I was working on a PowerShell script to add users to Active Directory from a csv file by generating usernames from their first and last names. After making an initial username (first initial + last name), it checks if this username already exists. If it does, it asks for confirmation to try first initial + middle initial + last name. Currently, I do this with the following code:

write-host "Default username is already taken. Please press enter tocontinue or type NO to skip importing this user.
$PROMPT = Read-Host '>'

#If not skipped, continue with logic
if ($PROMPT -ne "no")

This seems to work, but if I accidentially press enter two times, for example, it not only confirms the current prompt but the next one as well. I'm pretty new to PowerShell, so I'm guessing there's a better way to do this. Any advice?


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You could pop up some sort of message box. There are a few different ways to do that. Here's one easy way:

$wshell = New-Object -ComObject Wscript.Shell
$msg = "Default username is already taken. Continue?"
$r = $wshell.Popup($msg, 0, "Warning", 4)
if ($r -eq 6)
    # Continue ...

For an explanation of the mysterious numbers 4 and 6, see Popup Method.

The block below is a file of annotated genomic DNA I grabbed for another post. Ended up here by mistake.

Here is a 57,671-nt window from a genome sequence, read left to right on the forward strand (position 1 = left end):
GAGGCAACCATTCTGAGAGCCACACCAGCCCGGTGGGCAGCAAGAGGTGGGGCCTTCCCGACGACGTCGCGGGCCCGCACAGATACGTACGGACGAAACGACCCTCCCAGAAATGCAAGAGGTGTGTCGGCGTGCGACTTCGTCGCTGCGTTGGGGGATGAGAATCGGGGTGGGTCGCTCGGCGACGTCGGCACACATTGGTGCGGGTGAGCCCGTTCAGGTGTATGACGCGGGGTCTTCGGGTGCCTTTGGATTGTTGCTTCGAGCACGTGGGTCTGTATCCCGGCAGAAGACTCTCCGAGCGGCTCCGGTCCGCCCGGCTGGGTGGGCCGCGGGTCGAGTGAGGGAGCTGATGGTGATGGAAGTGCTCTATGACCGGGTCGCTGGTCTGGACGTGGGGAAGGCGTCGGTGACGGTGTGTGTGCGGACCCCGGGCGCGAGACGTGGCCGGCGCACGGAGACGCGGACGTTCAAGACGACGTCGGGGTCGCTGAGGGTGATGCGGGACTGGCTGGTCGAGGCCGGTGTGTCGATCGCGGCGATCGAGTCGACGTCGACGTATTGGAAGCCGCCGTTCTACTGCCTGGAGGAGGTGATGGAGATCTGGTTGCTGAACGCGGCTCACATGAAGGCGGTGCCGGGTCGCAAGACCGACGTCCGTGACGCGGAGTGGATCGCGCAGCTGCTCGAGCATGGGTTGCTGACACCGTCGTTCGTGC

You could alter your script such that the input should be y/yes or n/no. If it's not either of those, prompt again.

This would eliminate accidentally confirming a change, but would require that you specifically press a key then enter to confirm or skip.

Possibly better ways to do this, but that's my initial thought.

As an aside, you can skip the $PROMPT = $PROMPT.ToLower() line. -eq isn't case sensitive, so the following works:

PS C:\> 'NO' -eq 'no'

If you want string comparison to be case sensitive, look for the operators that start with a c, like -ceq.

  • Thanks, I didn't know that! I figured I could do something like this, just wondered why it was saving multiple inputs - I feel like it will probably do the same thing if I typed "y" multiple times, though that's harder to do accidentially – Krixvar Aug 13 '15 at 15:49
  • @Krixvar, Read-Host takes everything you type up until you press enter, so if you pressed y twice, you'd just end up with a string of 'yy' waiting for you to press enter (and fail if you do hit enter because it isn't a valid response.) As to why... I don't know. I don't even know if it is unique to PowerShell. You can see this all over the place by running a long running command, hitting enter a few times while it runs, and then when it's finished you'll see a bunch of prompts pop up underneath as it processes those key presses. – Windos Aug 13 '15 at 20:26

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